SACRAMENTO (AP) — New figures that factor in long-term financing costs have more than doubled the estimated $25 billion price tag for a plan to restore the Sacramento-San Joaquin Delta, a newspaper reported Thursday.
At the heart of the plan unveiled last summer by Gov. Jerry Brown are two underground tunnels that would replace the delta's current pumping system, which has proven deadly to salmon and other fish and therefore led the federal government to limit its operation. State officials have pegged the cost of building the tunnel and restoring nearby wetlands at $25 billion, making it one of the costliest public works projects in state history.
But when interest payments on bonds to finance the project are factored in, the estimated cost goes up to between $51 billion and $67 billion, the San Jose Mercury News reported.
The figures were presented at a meeting of a Central Valley water district last month, but their accuracy was confirmed by the state Department of Water Resources, according to the newspaper.
"The numbers are big. There is sticker shock," said Jason Peltier, chief deputy general manager of the Fresno-based Westlands Water District. "We keep going back to our policy people and saying 'Yes, this is tough to look at, but consider your other scenarios. How much more groundwater can we pump?' That kind of thing."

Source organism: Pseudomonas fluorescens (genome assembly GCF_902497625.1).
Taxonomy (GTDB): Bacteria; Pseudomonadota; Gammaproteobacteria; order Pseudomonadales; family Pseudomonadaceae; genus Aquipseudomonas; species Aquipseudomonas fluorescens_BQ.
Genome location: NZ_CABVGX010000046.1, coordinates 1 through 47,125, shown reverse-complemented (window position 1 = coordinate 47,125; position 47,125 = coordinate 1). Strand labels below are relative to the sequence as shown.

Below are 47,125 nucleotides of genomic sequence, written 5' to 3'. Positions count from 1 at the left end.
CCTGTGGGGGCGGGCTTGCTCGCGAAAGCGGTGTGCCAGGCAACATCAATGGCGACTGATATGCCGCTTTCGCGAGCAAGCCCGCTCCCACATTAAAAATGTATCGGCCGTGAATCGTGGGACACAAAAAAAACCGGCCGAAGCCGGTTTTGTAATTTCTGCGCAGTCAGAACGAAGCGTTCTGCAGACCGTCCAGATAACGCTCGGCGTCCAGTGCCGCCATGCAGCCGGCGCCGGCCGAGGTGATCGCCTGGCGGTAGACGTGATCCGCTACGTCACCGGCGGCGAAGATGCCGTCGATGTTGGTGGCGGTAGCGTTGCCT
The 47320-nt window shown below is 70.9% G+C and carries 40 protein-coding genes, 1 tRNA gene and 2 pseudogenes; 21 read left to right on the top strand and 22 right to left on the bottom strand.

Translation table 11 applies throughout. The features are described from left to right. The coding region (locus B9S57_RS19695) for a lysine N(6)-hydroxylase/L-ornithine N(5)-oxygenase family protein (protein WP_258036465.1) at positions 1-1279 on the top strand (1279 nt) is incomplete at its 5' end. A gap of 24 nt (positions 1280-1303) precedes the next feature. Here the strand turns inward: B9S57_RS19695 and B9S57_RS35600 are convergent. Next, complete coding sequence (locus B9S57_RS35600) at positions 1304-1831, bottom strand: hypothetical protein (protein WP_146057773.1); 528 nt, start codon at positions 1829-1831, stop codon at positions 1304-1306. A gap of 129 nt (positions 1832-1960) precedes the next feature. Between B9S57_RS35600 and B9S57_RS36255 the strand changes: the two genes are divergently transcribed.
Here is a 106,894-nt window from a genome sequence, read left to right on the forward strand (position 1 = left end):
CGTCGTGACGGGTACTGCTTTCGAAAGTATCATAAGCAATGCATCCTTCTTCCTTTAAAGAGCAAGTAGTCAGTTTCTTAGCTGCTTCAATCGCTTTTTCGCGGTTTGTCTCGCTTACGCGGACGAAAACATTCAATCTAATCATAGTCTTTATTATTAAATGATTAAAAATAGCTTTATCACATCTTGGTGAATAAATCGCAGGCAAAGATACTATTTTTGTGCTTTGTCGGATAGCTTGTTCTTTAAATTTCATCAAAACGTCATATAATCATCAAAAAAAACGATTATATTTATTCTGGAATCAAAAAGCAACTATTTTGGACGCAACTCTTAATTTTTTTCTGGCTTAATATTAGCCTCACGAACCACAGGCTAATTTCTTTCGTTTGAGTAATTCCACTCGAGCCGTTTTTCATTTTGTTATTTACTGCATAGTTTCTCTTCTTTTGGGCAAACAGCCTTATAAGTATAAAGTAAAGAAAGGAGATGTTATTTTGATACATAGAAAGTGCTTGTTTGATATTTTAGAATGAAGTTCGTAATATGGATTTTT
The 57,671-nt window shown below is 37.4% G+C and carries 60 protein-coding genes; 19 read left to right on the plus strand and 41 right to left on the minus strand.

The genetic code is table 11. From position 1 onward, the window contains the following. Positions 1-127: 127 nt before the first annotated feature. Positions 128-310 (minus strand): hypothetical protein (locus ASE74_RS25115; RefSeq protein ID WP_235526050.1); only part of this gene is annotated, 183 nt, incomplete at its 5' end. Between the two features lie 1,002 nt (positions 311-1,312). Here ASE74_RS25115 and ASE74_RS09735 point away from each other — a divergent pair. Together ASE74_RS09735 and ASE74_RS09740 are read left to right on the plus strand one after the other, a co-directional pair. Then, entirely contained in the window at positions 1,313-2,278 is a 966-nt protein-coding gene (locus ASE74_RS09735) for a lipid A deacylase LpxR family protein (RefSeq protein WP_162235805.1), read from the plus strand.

The revised estimates assume it would cost $18 billion to build the diversion tunnels and another $9 million to restore 147,000 acres of wetlands and other habitat. The rest of the price tag would go toward interest on bonds issued for 30 years at a rate of 5 percent and other financing costs.
California voters will be asked in November to approve a bond measure that would pay for part of the project.
Because the Brown administration is proposing to cover more of the delta project through bond borrowing than is typical even for large public works projects, the new numbers could make it harder to win voter support and fuel further criticism of the politically sensitive project, The Bee said.
Proponents say the tunnels would provide a reliable water supply while reducing the mortality of threatened fish, because water would mostly be diverted from the north portion of the delta, where fish would not be sucked into the deadly pumps.
Farmers, landowners and elected officials in the delta have expressed concern about the proposed path of the tunnel and a related reservoir.
Department of Water Resources director Mark Cowin confirmed the estimates were accurate, but said the state expects public water districts that would benefit most from the project to shoulder 70 percent of the costs. Not building the tunnels, he said, could lead to future water shortages.